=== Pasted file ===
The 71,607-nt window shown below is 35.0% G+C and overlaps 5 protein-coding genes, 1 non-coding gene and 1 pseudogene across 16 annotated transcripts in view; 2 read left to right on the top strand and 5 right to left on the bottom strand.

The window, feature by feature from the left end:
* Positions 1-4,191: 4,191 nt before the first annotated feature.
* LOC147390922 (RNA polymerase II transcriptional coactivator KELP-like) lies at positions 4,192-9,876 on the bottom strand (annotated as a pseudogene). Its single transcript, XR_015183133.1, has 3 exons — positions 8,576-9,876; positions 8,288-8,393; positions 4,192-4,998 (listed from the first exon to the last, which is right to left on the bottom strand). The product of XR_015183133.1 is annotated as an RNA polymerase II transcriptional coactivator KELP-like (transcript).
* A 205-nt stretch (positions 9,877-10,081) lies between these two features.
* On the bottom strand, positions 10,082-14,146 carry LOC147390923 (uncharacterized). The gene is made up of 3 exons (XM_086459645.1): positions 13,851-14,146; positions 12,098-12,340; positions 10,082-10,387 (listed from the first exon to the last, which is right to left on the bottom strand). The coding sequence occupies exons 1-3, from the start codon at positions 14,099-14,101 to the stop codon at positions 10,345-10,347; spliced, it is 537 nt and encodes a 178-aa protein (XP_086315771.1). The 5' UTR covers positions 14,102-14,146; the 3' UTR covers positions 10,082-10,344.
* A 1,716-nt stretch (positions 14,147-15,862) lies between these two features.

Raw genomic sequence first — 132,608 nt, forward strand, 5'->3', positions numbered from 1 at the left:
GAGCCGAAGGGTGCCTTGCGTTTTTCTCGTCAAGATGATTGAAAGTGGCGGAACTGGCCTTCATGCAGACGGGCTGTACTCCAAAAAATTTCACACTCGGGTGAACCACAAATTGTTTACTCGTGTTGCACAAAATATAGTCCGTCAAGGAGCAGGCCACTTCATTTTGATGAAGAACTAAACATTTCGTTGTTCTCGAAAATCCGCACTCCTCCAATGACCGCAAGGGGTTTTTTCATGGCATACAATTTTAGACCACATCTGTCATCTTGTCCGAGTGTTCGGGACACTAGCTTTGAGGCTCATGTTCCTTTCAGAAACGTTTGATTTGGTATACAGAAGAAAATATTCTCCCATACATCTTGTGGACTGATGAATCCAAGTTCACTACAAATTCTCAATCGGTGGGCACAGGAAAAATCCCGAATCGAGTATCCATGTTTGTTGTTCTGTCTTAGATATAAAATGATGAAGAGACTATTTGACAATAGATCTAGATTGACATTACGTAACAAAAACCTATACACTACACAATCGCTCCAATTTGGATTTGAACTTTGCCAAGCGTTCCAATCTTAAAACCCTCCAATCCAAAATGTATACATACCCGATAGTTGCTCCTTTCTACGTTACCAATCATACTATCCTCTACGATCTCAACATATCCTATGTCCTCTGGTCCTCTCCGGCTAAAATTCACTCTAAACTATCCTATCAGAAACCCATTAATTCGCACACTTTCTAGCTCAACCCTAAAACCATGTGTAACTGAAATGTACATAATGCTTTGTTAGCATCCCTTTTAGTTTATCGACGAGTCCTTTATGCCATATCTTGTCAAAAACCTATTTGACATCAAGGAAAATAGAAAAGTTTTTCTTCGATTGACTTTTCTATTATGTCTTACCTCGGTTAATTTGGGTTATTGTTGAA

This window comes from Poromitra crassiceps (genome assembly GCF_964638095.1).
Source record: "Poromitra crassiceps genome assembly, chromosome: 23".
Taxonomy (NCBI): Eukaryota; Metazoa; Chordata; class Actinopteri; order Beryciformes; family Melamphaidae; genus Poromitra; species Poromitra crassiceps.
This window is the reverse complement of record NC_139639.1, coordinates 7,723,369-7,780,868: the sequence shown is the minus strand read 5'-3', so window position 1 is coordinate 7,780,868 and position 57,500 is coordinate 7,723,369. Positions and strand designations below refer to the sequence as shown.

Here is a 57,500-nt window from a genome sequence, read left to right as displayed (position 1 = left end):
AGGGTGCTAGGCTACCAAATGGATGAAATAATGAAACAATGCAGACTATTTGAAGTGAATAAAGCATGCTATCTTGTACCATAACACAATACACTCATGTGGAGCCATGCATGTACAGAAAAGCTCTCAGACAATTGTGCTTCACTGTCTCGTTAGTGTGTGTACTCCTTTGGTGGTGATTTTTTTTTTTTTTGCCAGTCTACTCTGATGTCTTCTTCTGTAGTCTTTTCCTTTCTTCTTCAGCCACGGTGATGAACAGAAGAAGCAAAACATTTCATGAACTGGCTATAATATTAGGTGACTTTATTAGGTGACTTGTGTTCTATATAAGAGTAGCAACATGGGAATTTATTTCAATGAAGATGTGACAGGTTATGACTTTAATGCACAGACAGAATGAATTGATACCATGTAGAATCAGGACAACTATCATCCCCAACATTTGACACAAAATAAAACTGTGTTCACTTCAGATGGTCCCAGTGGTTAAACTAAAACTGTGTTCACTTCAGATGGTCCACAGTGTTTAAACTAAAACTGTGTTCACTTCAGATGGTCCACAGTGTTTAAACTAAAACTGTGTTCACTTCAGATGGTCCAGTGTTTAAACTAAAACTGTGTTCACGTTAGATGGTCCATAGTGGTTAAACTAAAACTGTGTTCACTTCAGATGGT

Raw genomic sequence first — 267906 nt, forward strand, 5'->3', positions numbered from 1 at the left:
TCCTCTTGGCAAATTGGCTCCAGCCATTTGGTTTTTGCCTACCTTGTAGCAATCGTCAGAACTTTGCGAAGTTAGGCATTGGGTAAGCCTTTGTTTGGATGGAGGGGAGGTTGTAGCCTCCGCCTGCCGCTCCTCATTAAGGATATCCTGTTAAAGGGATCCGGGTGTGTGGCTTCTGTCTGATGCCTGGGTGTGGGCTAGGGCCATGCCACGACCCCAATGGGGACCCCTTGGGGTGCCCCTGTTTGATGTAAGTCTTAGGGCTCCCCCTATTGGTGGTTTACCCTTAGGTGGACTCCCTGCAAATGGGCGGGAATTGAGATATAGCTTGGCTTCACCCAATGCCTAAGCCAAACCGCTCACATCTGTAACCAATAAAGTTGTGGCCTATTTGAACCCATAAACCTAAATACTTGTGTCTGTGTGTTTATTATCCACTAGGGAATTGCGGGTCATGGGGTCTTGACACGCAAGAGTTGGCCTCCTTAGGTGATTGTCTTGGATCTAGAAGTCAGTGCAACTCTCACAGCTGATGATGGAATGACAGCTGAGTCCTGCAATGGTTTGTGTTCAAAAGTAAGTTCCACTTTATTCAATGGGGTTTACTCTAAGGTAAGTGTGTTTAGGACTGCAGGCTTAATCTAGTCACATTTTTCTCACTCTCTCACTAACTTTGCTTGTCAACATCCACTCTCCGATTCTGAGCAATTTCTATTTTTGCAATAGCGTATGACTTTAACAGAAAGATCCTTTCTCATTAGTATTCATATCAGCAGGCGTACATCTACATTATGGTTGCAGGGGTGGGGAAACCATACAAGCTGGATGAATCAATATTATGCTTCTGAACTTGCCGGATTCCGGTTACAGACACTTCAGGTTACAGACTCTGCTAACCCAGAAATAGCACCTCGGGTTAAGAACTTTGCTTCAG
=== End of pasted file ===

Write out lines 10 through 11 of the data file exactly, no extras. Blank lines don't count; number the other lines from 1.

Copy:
This window comes from Poromitra crassiceps (genome assembly GCF_964638095.1).
Source record: "Poromitra crassiceps genome assembly, chromosome: 23".